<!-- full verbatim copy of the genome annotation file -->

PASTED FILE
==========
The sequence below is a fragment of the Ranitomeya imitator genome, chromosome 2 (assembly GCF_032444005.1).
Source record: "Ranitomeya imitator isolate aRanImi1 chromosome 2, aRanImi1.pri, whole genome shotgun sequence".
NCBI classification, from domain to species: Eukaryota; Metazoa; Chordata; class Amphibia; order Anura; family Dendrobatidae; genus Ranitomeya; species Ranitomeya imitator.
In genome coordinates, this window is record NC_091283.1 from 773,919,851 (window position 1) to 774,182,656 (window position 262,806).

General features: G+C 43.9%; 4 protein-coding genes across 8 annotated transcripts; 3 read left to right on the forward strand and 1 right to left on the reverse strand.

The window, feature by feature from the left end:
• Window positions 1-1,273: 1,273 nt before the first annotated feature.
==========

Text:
The sequence below is a fragment of the Ranitomeya imitator genome, chromosome 2 (assembly GCF_032444005.1).
Source record: "Ranitomeya imitator isolate aRanImi1 chromosome 2, aRanImi1.pri, whole genome shotgun sequence".
NCBI classification, from domain to species: Eukaryota; Metazoa; Chordata; class Amphibia; order Anura; family Dendrobatidae; genus Ranitomeya; species Ranitomeya imitator.
In genome coordinates, this window is record NC_091283.1 from 773,919,851 (window position 1) to 774,182,656 (window position 262,806).

General features: G+C 43.9%; 4 protein-coding genes across 8 annotated transcripts; 3 read left to right on the forward strand and 1 right to left on the reverse strand.

The window, feature by feature from the left end:
• Window positions 1-1,273: 1,273 nt before the first annotated feature.